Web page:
So, for example, when you become triggered as an adult, as you surely will, you will teach them how to manage that trigger, and say “Well, mom’s triggered.”

I’m trying to think of a trigger I had recently. I dropped my contact in the toilet the other day and I was so triggered. And I was scared to death that I didn’t have any extra contacts. I was trying to keep my contact on my finger as I was walking across the bathroom floor and it dropped and fell in the toilet. I wasn’t brave enough to pull it out and so, I was very triggered.

Now, if I would have had a child in the bathroom with me and I said out loud like, “Ugh, I can’t believe I just dropped my contact in the toilet.” I would be modeling for the child an emotion and a behavior. And they will look in the toilet and go, “Yep, there’s mom’s contact.”

And if I got really mad, if I got mad at myself, if I got mad at the toilet, if I started swearing or acting belligerent, or slamming things around, then I will be modeling for my child not an act of responsibility but an act of irresponsibility, an act of immaturity. And I would need to go back and clean that up, to teach them that the way that I behaved was inappropriate.

And so, you have to learn how to manage your triggers as they come up, so that you can model appropriate behavior. And even if you model inappropriate behavior, it’s the beauty of repentance, or change, or vulnerability to say, “Oops, I made a mistake. I’m sorry, kiddo. That was not appropriate, the way that I acted. Accidents happen, mistakes happen. I dropped my contact in the toilet and that was really upsetting and the consequence was that I didn’t have a contact for the next 20 hours. I didn’t like that outcome and it’s appropriate that I felt the way that I did, and for me to slam things around and yell was inappropriate. I’m sorry I scared you.”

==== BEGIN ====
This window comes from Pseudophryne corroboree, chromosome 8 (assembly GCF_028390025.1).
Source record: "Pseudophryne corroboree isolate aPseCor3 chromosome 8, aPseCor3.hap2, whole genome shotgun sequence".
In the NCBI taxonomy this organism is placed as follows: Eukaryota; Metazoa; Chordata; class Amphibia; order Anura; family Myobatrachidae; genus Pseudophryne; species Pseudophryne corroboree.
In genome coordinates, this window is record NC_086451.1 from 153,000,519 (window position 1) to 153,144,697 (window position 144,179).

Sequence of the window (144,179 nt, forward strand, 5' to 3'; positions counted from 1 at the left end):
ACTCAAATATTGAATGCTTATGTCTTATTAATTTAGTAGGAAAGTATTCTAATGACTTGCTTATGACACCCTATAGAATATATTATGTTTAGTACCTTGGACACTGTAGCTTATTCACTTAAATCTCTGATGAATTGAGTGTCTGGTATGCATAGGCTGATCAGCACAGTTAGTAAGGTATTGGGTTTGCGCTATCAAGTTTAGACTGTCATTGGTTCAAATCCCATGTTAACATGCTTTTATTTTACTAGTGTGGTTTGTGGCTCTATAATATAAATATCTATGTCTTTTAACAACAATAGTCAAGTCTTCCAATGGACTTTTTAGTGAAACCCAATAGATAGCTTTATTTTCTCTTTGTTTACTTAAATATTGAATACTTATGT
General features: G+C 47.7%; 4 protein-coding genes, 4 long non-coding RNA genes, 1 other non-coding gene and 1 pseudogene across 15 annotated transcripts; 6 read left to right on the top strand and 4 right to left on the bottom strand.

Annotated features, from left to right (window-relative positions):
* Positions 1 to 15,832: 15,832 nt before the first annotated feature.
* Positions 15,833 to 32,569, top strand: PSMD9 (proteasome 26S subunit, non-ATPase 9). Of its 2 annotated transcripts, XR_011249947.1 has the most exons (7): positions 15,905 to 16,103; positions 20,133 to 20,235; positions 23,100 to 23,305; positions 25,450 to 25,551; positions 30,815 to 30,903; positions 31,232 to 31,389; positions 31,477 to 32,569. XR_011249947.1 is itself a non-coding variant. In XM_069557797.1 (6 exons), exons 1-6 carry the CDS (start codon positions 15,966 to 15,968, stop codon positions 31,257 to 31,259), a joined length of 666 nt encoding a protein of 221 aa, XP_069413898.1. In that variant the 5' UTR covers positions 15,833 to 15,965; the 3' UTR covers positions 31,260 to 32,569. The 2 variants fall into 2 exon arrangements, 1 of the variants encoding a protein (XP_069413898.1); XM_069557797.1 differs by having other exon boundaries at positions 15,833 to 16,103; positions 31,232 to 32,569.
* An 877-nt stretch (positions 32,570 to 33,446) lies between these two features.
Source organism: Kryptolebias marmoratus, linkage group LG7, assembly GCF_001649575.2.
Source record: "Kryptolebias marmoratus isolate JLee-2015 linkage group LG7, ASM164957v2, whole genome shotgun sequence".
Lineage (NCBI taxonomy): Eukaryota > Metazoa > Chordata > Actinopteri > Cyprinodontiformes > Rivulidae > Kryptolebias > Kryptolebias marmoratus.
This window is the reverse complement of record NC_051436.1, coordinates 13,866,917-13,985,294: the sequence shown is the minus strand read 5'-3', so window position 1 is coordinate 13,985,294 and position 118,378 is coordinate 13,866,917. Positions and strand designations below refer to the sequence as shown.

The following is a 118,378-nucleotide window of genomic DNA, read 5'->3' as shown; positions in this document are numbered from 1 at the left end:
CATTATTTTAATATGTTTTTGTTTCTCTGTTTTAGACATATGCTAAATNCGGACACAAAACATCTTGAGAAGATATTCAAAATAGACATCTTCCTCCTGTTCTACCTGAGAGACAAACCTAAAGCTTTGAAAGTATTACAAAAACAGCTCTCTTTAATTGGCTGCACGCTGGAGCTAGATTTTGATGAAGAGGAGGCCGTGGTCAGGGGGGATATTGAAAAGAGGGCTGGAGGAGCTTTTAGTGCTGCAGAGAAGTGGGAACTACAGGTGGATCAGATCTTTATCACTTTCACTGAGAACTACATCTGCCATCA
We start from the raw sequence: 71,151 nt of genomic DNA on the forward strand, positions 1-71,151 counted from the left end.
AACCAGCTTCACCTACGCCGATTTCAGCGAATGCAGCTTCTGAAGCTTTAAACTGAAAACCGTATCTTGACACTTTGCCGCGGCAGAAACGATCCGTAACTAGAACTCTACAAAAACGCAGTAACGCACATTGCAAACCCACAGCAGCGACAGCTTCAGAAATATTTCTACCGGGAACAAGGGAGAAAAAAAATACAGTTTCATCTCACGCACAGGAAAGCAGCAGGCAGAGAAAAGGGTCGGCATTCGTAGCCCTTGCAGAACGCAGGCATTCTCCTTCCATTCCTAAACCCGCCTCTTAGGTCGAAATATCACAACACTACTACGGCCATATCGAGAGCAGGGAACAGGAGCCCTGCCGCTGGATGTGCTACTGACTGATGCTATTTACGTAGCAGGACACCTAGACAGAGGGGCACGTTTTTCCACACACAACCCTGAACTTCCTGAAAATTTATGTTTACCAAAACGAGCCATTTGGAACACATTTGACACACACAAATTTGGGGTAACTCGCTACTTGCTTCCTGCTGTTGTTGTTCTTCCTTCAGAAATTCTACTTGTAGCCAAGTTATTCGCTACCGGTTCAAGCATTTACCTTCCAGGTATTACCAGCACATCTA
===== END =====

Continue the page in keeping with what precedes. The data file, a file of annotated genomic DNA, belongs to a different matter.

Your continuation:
So, even if you show up in a way that is less than mature, less than responsible, the good news is, you can always clean that up, which is awesome, because that’s modeling for your children, too.

When a parent or an adult manages themselves in ways that are healthy, it makes a child’s life much more simple as they grow up, because they learn these healthy skills. They’re not having to sift through all of your undealt with issues that you haven’t cleaned up yet. Now, for many of us, we still have issues from our histories that we haven’t cleaned up, and so even though we try to not have our histories affect our kids, if you’ve not cleaned those things up, they will leak into your parenting. And so, just know that the Reality is, is that most of us, if not all of us, have had some kind of experiences in our past from our parents or our care providers that they’ve projected their stuff onto us and so we need to work through those things. Some of us have received more baggage from our past than others, but we’re all responsible to clean it up, because it will come out in the modeling towards our children.

So, we all do our best, we work on recognizing our own issues, our own emotions, our thoughts, our reactions, our behaviors, etc. And we own them, and owning them means we’re responsible for them.